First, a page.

For more ways to get the most out of your MBA experience, Poets and Quants has another good article you should check out here. 25 ideas to make the most of your MBA

Tuesday, April 5, 2011

Do You Need to Scrub Your Facebook Profile?

Here's a good article from a website you should have on your MBA radar.

Here's an excerpt:

The social media antics of MBA applicants are fast becoming a new area of scrutiny for admissions officials at many top business schools. In fact, one prominent MBA admissions consulting firm has even begun to offer a “social media audit” to prepare for applicants for Google and Facebook searches by admissions teams.
The company, Chicago-based The MBA Exchange, combs the Internet for damaging information left on websites by applicants or their friends: from a Foursquare check-in at a strip club to a Flickr photo of drunken friends at an out-of-control house party.

This article is geared toward the MBA admissions process but is equally valid for those of us looking to get back into the workforce after graduation.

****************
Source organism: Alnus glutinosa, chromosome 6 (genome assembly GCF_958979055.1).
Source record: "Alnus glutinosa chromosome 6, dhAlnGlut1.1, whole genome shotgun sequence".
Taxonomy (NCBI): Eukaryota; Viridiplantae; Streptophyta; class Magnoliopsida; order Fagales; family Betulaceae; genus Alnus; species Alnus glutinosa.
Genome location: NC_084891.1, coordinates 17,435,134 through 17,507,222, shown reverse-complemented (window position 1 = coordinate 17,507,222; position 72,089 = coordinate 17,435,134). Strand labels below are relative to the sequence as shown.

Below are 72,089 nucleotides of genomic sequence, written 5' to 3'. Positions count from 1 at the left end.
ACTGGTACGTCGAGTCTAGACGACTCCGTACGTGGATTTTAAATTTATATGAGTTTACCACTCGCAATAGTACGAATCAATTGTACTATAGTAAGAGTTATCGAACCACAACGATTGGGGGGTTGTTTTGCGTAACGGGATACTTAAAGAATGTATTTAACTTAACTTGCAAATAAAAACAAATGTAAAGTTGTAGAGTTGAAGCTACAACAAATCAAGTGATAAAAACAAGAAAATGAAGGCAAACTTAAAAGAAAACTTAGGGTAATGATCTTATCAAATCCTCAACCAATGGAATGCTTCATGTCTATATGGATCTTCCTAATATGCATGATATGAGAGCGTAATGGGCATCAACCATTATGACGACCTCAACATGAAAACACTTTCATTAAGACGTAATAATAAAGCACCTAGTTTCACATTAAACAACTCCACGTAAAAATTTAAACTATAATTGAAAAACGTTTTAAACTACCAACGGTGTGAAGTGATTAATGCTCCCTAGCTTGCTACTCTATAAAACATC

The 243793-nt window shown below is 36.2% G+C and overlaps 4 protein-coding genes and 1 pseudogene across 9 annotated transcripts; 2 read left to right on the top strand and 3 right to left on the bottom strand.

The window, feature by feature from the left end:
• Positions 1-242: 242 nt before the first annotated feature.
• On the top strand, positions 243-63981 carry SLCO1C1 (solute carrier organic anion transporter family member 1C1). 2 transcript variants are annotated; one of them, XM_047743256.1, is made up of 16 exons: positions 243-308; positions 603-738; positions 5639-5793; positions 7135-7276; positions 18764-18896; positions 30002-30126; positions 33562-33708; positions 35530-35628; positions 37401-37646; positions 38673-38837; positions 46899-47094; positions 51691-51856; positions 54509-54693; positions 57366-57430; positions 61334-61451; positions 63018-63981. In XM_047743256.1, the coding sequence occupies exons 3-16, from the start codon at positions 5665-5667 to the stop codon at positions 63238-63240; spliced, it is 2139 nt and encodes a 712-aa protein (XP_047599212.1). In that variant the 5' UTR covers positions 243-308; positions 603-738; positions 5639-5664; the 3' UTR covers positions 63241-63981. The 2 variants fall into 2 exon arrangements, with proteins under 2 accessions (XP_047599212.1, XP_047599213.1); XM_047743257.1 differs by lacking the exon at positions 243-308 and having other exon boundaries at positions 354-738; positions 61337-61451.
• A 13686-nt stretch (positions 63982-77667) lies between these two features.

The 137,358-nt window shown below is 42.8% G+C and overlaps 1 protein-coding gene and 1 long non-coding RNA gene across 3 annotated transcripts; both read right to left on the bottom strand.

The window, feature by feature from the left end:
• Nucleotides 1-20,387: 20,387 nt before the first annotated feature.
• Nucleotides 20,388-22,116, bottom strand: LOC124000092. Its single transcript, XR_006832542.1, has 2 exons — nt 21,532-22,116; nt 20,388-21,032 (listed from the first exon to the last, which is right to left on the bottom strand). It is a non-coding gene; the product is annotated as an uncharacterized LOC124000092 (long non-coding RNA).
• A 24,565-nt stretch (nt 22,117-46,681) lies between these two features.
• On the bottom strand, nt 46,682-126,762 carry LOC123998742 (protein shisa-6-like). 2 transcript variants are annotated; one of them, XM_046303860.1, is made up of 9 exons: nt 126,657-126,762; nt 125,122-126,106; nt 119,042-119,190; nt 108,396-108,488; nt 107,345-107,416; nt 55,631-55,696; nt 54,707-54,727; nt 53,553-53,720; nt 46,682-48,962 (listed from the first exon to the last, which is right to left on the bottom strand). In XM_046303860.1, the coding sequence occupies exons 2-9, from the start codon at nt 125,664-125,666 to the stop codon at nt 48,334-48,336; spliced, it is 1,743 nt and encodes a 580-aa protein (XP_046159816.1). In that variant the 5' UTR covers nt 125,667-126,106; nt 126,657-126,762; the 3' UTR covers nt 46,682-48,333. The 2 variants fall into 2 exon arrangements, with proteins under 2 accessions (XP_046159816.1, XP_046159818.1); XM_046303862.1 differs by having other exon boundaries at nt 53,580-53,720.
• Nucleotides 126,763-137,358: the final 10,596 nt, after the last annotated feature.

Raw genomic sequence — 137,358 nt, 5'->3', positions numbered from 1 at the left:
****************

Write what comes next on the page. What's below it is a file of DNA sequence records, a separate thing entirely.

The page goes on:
Saturday, April 2, 2011

The MBA Show

Here's a link to a great video podcast that I follow. The MBA Show

Each week, MIT MBA students Tom Rose and Miro Kazakoff discuss MBA topics and relevant business stories in a funny and often insightful way. I love seeing these two guys exercising their creativity and I know how hard it must be to produce this each week with the demands on time for a full time MBA student. I think partaking in creative ideas like this while still in school are an excellent way for future MBAs to stand out from the crowd. Even though Tom and Miro have a lot of fun doing this, I think it's going to pay off handsomely when it comes time to evaluate job offers.